The houses will be discussed again at Boone County Family Resources board meeting on Sept. 5.


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Comments

Mike Martin August 8, 2012 | 10:14 p.m.

Please BCFR leadership: stop trying to redefine and rework your mission whenever the public outcry so demands!

“All along, our intent has been to use that property for residential purposes,” Kaufman said.

Residences for whom: people with disabilities -- or Odle overflow?

To say something like this, without a verifiable written plan as a tax-funded, public agency, simply isn't fair.

There's been no plan for that land over the 15 years it's been being amassed.

http://www.columbiaheartbeat.com/index.p...

It is simply disingenuous to start chattering now about the sudden need for BCFR resident housing, a move that goes against the grain of the agency's longstanding mission: that BCFR clients remain in their homes, with their families.

No more group homes. No more segregated living. No more separation from the community, on artificial terms.

But you wouldn't know that, dear reader, because the agency pulled down their Mission Statement shortly after their leaders were roundly criticized for violating it.

Go ahead -- click the link (maybe they'll put the original back up -- I kept it -- hope they do):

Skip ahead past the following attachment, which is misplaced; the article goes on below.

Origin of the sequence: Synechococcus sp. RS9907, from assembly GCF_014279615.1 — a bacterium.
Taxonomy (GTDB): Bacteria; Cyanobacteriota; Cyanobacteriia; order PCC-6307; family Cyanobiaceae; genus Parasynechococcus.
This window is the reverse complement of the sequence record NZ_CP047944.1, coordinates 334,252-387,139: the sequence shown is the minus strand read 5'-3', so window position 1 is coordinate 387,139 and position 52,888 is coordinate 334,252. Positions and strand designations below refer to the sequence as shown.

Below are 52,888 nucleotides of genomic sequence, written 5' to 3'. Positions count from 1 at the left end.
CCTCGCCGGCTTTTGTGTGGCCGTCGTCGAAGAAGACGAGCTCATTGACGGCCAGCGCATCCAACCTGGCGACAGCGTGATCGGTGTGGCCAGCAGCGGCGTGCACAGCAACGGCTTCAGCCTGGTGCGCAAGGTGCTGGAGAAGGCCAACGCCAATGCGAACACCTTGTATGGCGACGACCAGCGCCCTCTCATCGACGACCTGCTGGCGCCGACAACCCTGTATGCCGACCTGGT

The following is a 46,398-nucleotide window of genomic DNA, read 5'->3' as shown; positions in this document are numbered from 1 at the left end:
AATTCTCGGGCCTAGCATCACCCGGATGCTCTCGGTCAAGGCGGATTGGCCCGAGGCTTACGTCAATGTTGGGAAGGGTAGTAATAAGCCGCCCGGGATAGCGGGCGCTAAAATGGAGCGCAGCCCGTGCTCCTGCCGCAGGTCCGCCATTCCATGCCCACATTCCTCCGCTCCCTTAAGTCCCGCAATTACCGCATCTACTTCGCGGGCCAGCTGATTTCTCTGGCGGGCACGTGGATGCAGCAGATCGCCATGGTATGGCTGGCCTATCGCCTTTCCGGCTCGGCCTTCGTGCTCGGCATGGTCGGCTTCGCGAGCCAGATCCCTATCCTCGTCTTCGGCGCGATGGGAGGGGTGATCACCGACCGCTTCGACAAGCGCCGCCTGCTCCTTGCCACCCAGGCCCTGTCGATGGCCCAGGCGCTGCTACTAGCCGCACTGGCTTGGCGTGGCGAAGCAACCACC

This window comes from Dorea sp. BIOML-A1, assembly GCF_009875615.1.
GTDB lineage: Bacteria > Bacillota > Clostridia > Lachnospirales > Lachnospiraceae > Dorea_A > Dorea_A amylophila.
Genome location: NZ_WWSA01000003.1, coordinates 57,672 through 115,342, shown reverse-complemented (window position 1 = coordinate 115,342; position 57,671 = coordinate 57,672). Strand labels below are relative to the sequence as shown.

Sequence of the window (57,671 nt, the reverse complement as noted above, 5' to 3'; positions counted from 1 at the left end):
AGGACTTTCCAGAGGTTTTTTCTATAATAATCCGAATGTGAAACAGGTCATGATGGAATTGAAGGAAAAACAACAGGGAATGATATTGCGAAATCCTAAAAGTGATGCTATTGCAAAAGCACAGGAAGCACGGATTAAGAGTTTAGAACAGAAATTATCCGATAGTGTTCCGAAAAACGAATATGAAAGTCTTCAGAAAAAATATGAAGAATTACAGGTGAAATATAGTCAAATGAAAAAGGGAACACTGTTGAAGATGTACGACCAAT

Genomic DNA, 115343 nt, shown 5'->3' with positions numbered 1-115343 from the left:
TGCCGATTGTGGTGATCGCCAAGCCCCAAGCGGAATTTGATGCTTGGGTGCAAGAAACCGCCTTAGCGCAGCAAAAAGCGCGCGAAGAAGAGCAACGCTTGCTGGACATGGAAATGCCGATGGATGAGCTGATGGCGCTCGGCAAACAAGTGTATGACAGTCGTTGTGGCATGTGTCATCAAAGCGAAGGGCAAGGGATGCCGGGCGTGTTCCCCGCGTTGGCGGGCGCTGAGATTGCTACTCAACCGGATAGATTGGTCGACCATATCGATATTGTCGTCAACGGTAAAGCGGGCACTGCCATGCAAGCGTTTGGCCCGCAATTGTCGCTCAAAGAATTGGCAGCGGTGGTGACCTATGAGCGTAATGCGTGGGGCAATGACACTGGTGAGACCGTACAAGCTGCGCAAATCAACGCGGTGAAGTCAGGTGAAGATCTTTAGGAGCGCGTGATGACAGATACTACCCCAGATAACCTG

http://www.bcfr.org/Annual%20Report.pdf

Meanwhile, I like Robyn Kaufman. She seems like a genuine sort with a good heart. She just needs to be out from under the thumbs of the Bully Boys (and a coupla gals) that run this agency.

The Director announced his retirement way back in March. Why is his position not filled yet? Why is his name still on the letterhead?

http://www.columbiatribune.com/news/2012...

Ms. Kaufman, meanwhile, is not out from under their thumbs until the "interim" title goes away and the Director and the core group of board members, including the life-time appointed BCFR Board Chair, finally step away.

Please -- get some leaders in there who are committed to the mission. The leadership used to be brilliant, the leader-in-chief eloquent to the point of tears.

But the leadership has stayed too long and let the brilliant luster fade, just like so many other of these lifetime appointments here in Boone, where innovation and progress get strangled by sagging whims, prior commitments, and beholdens that throttle core values.

(Report Comment)
Mike Martin August 8, 2012 | 10:22 p.m.

This remnant from the Mission Statement cited above is a good indication of the agency's "in home" focus:

"A common misconception is that most persons with disabilities will eventually live in group homes or institutions. In fact, the opposite is true. The vast majority of persons with disabilities live in the community in their own homes or in the homes of their families."

http://www.bcfr.org/wp-content/uploads/2...

(Report Comment)